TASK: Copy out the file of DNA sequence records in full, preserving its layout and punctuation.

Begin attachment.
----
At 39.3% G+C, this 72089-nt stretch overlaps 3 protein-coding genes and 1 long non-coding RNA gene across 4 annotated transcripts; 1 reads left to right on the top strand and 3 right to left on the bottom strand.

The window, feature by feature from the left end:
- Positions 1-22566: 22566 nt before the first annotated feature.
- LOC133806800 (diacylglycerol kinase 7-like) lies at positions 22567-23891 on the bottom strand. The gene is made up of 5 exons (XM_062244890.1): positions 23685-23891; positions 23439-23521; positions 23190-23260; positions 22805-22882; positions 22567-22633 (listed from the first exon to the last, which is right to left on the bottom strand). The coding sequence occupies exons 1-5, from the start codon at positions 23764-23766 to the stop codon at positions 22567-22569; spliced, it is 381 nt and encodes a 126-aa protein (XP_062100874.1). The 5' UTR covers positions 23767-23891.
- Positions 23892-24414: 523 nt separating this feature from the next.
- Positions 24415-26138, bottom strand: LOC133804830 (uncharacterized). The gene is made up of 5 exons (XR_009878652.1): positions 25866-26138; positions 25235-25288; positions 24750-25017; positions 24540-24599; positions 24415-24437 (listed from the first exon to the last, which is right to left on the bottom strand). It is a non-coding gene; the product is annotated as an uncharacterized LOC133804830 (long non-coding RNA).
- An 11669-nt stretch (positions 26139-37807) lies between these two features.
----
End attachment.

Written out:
At 39.3% G+C, this 72089-nt stretch overlaps 3 protein-coding genes and 1 long non-coding RNA gene across 4 annotated transcripts; 1 reads left to right on the top strand and 3 right to left on the bottom strand.

The window, feature by feature from the left end:
- Positions 1-22566: 22566 nt before the first annotated feature.
- LOC133806800 (diacylglycerol kinase 7-like) lies at positions 22567-23891 on the bottom strand. The gene is made up of 5 exons (XM_062244890.1): positions 23685-23891; positions 23439-23521; positions 23190-23260; positions 22805-22882; positions 22567-22633 (listed from the first exon to the last, which is right to left on the bottom strand). The coding sequence occupies exons 1-5, from the start codon at positions 23764-23766 to the stop codon at positions 22567-22569; spliced, it is 381 nt and encodes a 126-aa protein (XP_062100874.1). The 5' UTR covers positions 23767-23891.
- Positions 23892-24414: 523 nt separating this feature from the next.
- Positions 24415-26138, bottom strand: LOC133804830 (uncharacterized). The gene is made up of 5 exons (XR_009878652.1): positions 25866-26138; positions 25235-25288; positions 24750-25017; positions 24540-24599; positions 24415-24437 (listed from the first exon to the last, which is right to left on the bottom strand). It is a non-coding gene; the product is annotated as an uncharacterized LOC133804830 (long non-coding RNA).
- An 11669-nt stretch (positions 26139-37807) lies between these two features.